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Do you agree that Madame Bovary neither glorifies nor punishes adultery? Madame Bovary was written in 1857 in a time of great social unrest in France. The Revolution in 1772 had led to some movement towards the establishment of equality between the sexes, however, this was to be temporarily abolished with the re-introduction of the monarchy and women's roles within society were redefined once more. The authorisation of divorce in 1792 was also eradicated at the beginning of the Restoration in 1816 and was not reinstated until 1884. Women were seen as pure and obedient, upholding the moral fibre of society. As Heath says: Marriage and the family are sacrosanct and women, whose position regresses with the bourgeois tightening of the forms of these institutions are the sacrosanct figure of their achievement, the linchpin of the religion and the morality they supposedly embody with their purity.1 Therefore, in this dawn of a new political era, marriage was an extremely prevalent theme of popular literature and consequently the issue of adultery was frequently approached. Another novel by Feydeaus, one of Flaubert's contemporaries, entitled "Fanny" told of an adulterous liaison in extremely graphic detail. However, despite the sexual subtlety of Madame Bovary, Flaubert was prosecuted when it was published for, as David Roe cites "an outrage to morals and religion."2 The trial of Flaubert was divided into the prosecution claiming glorification of adultery and the defence claiming condemnation of adultery, however, the case was acquitted finally. The problem which lay behind this mass outrage was that Flaubert did not appear to be making a personal moral judgement and providing an outright condemnation of adultery. English novelists of the time, such as George Eliot and Charles Dickens were offering moral guidance, and Flaubert lacked this trait in his writing. Added to this was the fact that Emma Bovary is a woman and has two adulterous affairs which was seen as extremely controversial.
Emma begins her predilection for adultery shortly after her marriage to Charles. Her passions are aroused when they are out for the evening and she meets a Viscount who asks her to dance. Emma's romantic notions are encouraged and enhanced by this grandiose world with its aristocratic inhabitants. She concludes from this episode that she is perfectly at ease in this environment and does appear to fit into this upper echelon of society. Once returned to her own life, Emma begins to fantasise about belonging to this social class and this leads to depression and a nervous disorder. These seemingly psychosomatic illnesses are frequent and characterise her dissatisfaction with her existence. In plaguing Emma with nervous complaints Flaubert could be seen as punishing her for her longings, however, it seems more likely that he is indirectly condemning this futile behaviour, whilst also indicating that this wishing for a better life is a common human trait which we all suffer from at some stage in our lives. As a result of Emma's depression Charles decides that they will move, whereupon Emma discovers she is pregnant. The move to Yonville sees Emma meeting Leon, a quiet clerk, and they immediately establish rapport, him sharing her penchant for romantic fiction. Leon appears to be a kindred spirit and their meetings are charged with an amorous undercurrent. However, the reader cannot help feeling that Emma is living in a world of sentimental delusion and although they do not actually commit adultery, this liaison initiates the rumours in the town when he accompanies her to see Berthe: By nightfall news of this had spread throughout Yonville, and Madame Tuvache, the major's wife, declared in her maid's hearing that Madame Bovary was compromising herself.10 Unfortunately, Leon ultimately lacks the conviction and courage to declare his love for Emma and he eventually leaves. Emma regrets not confessing her love for him and this causes another illness. Rodolphe Boulanger, a wealthy landowner, enters the novel, and Emma succumbs to his clichéd proposals.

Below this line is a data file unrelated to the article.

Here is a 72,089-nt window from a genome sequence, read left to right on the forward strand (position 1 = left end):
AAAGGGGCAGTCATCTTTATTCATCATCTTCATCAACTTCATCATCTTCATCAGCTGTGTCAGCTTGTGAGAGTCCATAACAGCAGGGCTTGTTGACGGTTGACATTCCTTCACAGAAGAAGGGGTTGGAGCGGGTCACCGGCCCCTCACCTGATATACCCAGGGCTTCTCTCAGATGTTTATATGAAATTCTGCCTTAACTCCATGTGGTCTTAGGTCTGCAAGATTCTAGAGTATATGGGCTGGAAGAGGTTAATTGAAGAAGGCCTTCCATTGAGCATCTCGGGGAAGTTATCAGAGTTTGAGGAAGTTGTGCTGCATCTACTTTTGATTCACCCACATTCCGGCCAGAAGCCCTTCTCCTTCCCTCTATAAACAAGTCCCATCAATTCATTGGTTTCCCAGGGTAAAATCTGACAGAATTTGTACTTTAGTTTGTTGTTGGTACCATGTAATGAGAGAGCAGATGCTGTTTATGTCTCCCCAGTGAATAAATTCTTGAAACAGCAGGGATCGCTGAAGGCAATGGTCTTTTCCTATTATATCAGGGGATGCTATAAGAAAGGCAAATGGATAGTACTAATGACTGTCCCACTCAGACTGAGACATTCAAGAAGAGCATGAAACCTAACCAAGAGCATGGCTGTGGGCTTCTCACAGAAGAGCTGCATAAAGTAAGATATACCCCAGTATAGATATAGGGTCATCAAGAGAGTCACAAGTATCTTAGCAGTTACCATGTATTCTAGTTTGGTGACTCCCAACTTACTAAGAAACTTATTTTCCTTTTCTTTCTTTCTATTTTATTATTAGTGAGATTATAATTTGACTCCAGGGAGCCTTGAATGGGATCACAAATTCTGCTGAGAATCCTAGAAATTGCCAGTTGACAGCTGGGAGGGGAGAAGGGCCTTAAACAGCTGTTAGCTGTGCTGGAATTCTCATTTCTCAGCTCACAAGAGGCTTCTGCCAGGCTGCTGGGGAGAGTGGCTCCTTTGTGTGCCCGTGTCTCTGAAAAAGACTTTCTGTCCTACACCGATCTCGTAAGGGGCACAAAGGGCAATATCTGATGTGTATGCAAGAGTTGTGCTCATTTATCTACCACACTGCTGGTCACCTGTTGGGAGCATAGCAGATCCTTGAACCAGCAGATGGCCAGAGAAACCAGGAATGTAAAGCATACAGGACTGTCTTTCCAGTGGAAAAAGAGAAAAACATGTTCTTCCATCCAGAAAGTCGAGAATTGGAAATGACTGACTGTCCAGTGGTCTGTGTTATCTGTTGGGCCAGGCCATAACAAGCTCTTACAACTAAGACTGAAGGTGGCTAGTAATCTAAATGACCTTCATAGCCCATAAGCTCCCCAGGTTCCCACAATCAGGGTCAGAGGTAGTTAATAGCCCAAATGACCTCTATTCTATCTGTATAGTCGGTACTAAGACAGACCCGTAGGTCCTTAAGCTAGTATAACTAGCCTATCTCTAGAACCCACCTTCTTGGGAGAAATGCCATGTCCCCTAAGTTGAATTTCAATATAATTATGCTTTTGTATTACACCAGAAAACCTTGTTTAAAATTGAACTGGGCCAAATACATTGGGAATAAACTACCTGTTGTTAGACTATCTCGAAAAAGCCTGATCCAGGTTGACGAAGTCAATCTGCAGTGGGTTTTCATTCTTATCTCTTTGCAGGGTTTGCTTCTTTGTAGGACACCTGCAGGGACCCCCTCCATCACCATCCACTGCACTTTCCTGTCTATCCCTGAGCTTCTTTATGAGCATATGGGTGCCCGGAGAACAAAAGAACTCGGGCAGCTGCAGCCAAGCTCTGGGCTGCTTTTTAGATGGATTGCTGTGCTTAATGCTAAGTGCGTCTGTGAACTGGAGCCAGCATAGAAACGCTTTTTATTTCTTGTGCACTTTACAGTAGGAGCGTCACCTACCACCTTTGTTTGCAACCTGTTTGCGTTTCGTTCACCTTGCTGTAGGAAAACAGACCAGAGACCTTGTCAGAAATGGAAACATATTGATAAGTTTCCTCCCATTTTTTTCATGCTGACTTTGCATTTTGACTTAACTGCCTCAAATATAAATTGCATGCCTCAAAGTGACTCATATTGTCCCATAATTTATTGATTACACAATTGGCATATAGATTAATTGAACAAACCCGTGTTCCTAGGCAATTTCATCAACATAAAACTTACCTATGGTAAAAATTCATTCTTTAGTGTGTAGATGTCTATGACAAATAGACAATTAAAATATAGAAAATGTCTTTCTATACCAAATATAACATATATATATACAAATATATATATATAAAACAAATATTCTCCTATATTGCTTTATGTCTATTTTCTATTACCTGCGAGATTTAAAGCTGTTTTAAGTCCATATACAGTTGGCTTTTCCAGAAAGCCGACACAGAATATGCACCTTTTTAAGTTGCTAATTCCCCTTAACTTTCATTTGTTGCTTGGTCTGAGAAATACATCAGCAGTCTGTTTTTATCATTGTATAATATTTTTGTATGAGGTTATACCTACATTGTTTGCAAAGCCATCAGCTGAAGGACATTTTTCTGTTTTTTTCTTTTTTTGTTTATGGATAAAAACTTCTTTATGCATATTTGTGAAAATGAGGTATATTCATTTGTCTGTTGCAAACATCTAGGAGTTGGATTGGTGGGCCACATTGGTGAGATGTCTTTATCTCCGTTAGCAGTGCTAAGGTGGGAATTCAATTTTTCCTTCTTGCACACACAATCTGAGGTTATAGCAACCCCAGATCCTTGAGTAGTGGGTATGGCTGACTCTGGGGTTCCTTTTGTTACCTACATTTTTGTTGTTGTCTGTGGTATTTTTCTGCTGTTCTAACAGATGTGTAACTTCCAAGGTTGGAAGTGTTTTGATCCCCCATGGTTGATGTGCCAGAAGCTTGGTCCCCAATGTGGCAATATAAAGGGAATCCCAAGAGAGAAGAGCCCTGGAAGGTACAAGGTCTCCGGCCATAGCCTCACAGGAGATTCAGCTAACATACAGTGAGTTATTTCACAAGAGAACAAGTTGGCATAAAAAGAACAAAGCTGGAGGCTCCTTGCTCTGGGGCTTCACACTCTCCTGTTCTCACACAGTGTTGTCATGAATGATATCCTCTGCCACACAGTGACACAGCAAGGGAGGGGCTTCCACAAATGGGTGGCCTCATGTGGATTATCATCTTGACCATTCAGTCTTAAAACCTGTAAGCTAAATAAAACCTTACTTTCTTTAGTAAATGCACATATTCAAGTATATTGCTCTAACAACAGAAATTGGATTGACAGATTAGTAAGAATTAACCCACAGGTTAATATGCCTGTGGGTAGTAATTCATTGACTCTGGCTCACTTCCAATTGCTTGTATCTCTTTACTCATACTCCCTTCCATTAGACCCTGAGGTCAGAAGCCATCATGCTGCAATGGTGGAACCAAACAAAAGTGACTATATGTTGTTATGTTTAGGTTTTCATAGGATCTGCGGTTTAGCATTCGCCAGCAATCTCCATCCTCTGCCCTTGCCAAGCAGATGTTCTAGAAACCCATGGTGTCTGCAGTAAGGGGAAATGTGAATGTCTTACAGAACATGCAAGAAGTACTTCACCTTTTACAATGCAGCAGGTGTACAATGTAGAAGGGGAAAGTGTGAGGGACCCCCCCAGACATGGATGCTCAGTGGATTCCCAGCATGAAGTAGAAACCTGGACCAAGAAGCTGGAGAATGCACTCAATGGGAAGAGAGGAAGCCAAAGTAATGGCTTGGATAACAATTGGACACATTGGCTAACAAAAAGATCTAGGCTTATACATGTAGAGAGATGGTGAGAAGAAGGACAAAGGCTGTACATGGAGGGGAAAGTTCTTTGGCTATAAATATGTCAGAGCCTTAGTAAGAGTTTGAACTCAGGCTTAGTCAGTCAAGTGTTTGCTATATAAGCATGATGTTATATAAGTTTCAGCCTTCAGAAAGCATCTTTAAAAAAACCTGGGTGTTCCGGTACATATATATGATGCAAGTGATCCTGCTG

Madame Bovary was not written to either condone or condemn adultery but, as has been shown, to reflect a social realism without Flaubert making a personal moral judgement. Flaubert does not glorify adultery, although he appears to sympathise with Emma's plight at times, she is ultimately punished although she attempts to elevate herself into the role of the romantic heroine and ironically this is her downfall. The neutrality of the narration forces the reader to make their own decisions about whether Emma is morally right or wrong. Flaubert used the device of adultery as a medium for documenting Emma's search for her identity and an escape from the humdrum existence of the petty bourgeois society she lives in. Emma is steeped in romantic ideology; she revels in the trite novels she reads and fails to notice their clichéd notions. Her punishment could be construed as her life becoming like one of her novels and her realisation that her affairs become akin to the repetitive routine of her marriage, for as Tanner says: For Emma to rediscover in adultery all the banality of marriage, is one of the most disturbing discoveries in the history of the novel. For once in that condition, nothing literally makes any difference. And that is death.14 1 Heath, S. (1992) Madame Bovary. Cambridge: Cambridge University Press. P81. 2 Roe, D. (1989) Gustave Flaubert. London: Macmillan. P8. 3 Flaubert, G. (1857) Madame Bovary. London: Penguin. P49. 4 Flaubert, G. (1857) Madame Bovary. London: Penguin. P57. 5 Roe, D. (1989) Gustave Flaubert. London: Macmillan. P35. 6 Tanner, T. (1979) Adultery in the Novel. Johns Hopkins. P550. 7 Flaubert, G. (1857) Madame Bovary. London: Penguin. P207. 8 Bloom, H. (ed.) (1988) Madame Bovary: Modern Critical Interpretations. New York: Chelsea House Publishers. P152. 9 Flaubert, G. (1857) Madame Bovary. London: Penguin. P101. 10 Flaubert, G. (1857) Madame Bovary. London: Penguin. P104. 11 Flaubert, G. (1857) Madame Bovary. London: Penguin. P251. 12 Flaubert, G. (1857) Madame Bovary. London: Penguin. P295. 13 Flaubert, G. (1857) Madame Bovary. London: Penguin. P296. 14 Tanner, T. (1979) Adultery in the Novel. Johns Hopkins. P376. 4 1